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In the midst of an unprecedented challenging jobs situation and in honor of Labor Day, let’s all come together to discuss new ways to fix our persistent unemployment problem and boost our stagnating economy.

As a small business owner, whose business is to help put people back to work, I’d like to propose a new kind of unemployment benefit that can get people working sooner and help businesses create more jobs.

Government’s Pain

The U.S. economy has lost 7.7 million jobs during this recession. Our government has thus far paid out $671 billion of the total $787 billion stimulus package in the American Recovery and Reinvestment Act of 2009, attempting to trigger economic growth and job creation.

A big part of the stimulus spending, specifically $65 billion to The Department of Labor, has been devoted to updating the skills of workers to meet the needs of today’s businesses.

On top of the $787 billion ARRA spending, the federal government is spending $134 billion this year in unemployment benefits payments, helping million of jobless workers maintain a living.

Even with two unemployment benefits extensions and coverage of up to 99 weeks, hundreds of thousands of the unemployed will soon reach the end of the rope. It’s a ticking time bomb for the social safety net.

Faced with its own fiscal stress, our government’s big spending so far has yet to pay off in either fostering economic recovery or creating jobs. It’s time for something new.

The Pain of the Unemployed

Mei Lu

Workers that were laid off from their jobs in shrinking industries are eager to update their skills. Their only current option is applying for a job retraining grant to attend programs at technical schools, community colleges or for-profit colleges.

In many cases, these training programs and degrees do little to increase their students’ value in the job market. There is often a gap between the true business needs and these programs. In addition, real-world experience is more valuable to employers than classroom experience.

The worst part is that many people go into debt, even after government subsidies, to afford these programs. When they finish these programs and often still find themselves struggling to land a job, not only have they not improved their job prospects, they are in a much worse financial situation.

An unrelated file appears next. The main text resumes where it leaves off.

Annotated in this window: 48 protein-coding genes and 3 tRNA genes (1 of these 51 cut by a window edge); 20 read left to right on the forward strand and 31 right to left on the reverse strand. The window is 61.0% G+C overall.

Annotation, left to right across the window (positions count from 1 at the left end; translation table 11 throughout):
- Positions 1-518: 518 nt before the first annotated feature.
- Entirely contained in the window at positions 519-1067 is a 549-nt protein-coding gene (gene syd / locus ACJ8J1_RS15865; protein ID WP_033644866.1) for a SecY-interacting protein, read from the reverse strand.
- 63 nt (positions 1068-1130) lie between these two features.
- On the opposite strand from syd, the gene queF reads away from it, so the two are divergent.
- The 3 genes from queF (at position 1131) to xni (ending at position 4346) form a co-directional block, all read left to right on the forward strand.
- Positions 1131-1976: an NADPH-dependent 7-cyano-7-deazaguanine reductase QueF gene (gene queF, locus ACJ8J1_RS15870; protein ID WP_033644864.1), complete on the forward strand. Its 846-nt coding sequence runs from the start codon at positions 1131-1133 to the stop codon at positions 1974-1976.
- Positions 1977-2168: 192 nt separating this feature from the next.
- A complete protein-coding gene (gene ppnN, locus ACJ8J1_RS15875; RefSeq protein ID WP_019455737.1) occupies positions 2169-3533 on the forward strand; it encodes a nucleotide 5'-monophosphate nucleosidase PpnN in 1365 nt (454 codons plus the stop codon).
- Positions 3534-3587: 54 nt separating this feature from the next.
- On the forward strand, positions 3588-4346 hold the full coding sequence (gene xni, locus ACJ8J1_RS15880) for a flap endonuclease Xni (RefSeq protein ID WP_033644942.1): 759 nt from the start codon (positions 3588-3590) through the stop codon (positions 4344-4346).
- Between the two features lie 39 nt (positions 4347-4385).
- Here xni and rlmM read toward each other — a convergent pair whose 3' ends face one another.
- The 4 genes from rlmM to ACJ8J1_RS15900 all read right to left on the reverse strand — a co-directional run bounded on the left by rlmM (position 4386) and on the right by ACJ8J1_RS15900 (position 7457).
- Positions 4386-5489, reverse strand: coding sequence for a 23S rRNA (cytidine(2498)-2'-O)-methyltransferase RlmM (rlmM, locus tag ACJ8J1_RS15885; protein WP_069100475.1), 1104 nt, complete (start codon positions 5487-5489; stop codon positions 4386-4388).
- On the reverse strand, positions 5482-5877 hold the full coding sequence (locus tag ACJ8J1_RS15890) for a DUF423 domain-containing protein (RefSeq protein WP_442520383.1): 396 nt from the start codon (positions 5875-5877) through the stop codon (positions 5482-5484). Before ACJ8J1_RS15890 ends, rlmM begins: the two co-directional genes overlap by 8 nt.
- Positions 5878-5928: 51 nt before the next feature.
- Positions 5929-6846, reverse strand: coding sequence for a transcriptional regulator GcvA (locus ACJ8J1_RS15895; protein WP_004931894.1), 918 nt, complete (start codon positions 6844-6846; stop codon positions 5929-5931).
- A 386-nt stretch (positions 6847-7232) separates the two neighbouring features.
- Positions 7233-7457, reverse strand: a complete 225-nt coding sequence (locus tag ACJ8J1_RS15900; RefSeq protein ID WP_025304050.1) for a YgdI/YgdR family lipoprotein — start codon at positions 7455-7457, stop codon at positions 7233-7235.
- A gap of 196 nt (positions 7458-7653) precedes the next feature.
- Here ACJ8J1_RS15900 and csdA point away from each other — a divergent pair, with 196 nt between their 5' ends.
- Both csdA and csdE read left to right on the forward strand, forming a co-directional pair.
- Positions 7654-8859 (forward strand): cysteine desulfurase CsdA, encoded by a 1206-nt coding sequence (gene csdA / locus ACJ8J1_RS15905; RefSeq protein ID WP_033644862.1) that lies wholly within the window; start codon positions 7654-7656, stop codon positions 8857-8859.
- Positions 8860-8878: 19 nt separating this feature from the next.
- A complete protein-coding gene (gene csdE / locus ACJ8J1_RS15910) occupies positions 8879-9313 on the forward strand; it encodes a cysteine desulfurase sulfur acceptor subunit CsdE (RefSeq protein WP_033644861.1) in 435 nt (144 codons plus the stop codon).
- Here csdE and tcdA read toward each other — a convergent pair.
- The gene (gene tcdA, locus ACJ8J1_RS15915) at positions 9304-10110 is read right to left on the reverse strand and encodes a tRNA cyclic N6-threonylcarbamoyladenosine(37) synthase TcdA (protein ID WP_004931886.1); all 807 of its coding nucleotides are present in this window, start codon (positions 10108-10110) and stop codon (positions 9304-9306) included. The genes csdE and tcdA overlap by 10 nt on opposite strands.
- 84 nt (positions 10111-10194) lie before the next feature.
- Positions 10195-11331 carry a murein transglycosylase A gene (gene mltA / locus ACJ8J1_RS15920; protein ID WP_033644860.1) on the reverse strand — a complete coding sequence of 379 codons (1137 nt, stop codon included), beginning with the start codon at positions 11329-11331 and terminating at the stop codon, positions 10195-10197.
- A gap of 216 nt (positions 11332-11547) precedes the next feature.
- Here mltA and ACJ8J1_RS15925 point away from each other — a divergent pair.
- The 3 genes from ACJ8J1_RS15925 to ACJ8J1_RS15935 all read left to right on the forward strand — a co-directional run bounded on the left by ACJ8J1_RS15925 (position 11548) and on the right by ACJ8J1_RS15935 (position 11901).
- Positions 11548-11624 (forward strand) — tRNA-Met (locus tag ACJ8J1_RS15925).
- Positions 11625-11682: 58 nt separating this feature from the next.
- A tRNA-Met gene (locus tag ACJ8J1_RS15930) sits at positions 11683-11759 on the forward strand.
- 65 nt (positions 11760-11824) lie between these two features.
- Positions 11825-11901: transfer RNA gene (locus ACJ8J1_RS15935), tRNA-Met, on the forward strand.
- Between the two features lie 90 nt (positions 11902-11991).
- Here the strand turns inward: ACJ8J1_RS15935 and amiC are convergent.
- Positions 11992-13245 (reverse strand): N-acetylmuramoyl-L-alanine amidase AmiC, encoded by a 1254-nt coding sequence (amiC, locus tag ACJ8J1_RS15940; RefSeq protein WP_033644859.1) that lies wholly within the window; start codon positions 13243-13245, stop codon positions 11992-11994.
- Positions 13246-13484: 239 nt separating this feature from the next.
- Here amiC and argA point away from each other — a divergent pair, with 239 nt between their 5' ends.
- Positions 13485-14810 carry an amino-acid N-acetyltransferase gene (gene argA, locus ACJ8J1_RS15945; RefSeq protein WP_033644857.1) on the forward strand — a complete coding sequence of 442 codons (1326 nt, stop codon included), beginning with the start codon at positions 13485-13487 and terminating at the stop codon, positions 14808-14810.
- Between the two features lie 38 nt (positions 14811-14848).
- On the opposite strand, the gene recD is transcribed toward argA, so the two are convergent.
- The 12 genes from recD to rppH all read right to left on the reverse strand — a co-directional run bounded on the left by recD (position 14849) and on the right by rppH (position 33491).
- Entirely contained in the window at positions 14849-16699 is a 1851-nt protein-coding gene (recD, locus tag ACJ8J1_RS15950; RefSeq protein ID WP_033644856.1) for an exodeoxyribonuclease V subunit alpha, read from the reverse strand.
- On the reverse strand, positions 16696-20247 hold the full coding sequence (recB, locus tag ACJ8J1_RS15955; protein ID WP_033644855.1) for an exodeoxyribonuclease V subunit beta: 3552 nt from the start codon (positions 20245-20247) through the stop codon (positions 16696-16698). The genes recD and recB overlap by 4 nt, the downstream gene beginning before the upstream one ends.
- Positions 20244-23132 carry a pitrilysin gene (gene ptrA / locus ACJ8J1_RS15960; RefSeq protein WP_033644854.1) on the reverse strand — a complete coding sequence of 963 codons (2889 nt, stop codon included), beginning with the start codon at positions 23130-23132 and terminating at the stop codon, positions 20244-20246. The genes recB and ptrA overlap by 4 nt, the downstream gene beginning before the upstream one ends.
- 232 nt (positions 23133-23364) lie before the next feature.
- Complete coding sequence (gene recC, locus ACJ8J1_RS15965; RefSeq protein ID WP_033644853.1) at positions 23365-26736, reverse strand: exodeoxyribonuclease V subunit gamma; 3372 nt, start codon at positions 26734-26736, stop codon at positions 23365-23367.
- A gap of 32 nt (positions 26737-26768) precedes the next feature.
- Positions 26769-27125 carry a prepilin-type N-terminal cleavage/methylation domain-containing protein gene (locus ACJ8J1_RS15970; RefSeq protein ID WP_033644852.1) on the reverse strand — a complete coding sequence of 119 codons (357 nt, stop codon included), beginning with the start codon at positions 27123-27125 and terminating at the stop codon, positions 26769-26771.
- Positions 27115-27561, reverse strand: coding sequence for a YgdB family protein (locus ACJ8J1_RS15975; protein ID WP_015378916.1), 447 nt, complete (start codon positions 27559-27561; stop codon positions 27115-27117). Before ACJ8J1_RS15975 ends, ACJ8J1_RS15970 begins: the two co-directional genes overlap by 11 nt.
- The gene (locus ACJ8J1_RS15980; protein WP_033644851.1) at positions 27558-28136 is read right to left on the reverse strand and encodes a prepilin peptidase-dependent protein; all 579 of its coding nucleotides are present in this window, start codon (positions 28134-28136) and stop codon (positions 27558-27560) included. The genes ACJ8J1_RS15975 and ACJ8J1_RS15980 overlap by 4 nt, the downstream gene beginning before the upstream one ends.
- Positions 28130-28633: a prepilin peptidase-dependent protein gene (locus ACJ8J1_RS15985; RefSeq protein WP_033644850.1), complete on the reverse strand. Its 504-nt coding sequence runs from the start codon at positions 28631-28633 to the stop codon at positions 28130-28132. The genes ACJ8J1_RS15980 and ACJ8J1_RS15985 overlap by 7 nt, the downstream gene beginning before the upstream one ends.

The Pain of the Businesses 

Businesses are extremely cautious about hiring right now, given the uncertainty of the economy. Based on studies by organizations like Small Business Administration and Kauffman Foundation, young businesses create most new jobs in any economy. But, currently most young businesses are cash-strapped, hindering their ability to create jobs.

Today, early-stage small businesses have little access to the capital they need for growth. Loans are particularly difficult to get for companies in the startup stage. These companies often have much work that needs to be done before making money, but have no money to hire people.

The Solution: Turn Unemployment Benefit into Practical Training Stipend

There is a way to for our government to retrain workers AND invest in businesses without needing any new spending. I’m proposing that our government take current unemployment benefit money and change it to a stipend for practical training.

Businesses, particular small to medium-sized businesses, would be given a yearly “practical training” headcount quota. This quota could be calculated based on the company’s revenue. The lower the revenue, the bigger the headcount. Businesses would be given headcount quota, not money, by the government.

Unemployed workers would receive this “practical training” stipend, instead of their current unemployment benefits, directly from the government. In order to receive it, people would need to apply to and get accepted to practical training work opportunities offered by businesses.

This way, businesses can get human resource investment in exchange for giving jobless workers on-the-job training. Businesses need to woo the unemployed to work for them and, therefore, will create practical training opportunities that will give these workers desirable experiences and help them build marketable skills.

With this form of “human resource” investment, businesses can grow without needing as much capital. This leads to business growth and job creation.

As with the current unemployment benefit, the practical training stipend would be significantly lower than income from their regular jobs. These workers would be motivated to soak up skills and build real world experience. They would want to make themselves marketable and move on into a permanent job as quickly as possible.

This proposed solution is to turn the current spending on unemployment into a new form of investment in businesses. The business community, in turn, would contribute to updating the skills of the unemployed workforce.

Jobless workers would still receive financial support from our government while gaining real-world practical experience. This new kind of cooperation among the government, businesses and the workforce is much more likely to stimulate a quick economic recovery.

Let’s start this kind of win-win-win thinking and work together toward our common prosperity.

To summarize, here is a comparison of the current unemployment benefits system vs. the proposed “practical training stipend.”

Call to Action

I’m not an economist or a public policy maker. This solution may very well be far from perfect. Its purpose is to serve as a starting point for a new conversation and a plan to put our economy on the right track. I hope you will share your thoughts, poke holes at this or propose a different solution.

Mei Lu is CEO of Jobfully, a Redmond Internet startup that helps candidates find jobs. You can follow her blog here.

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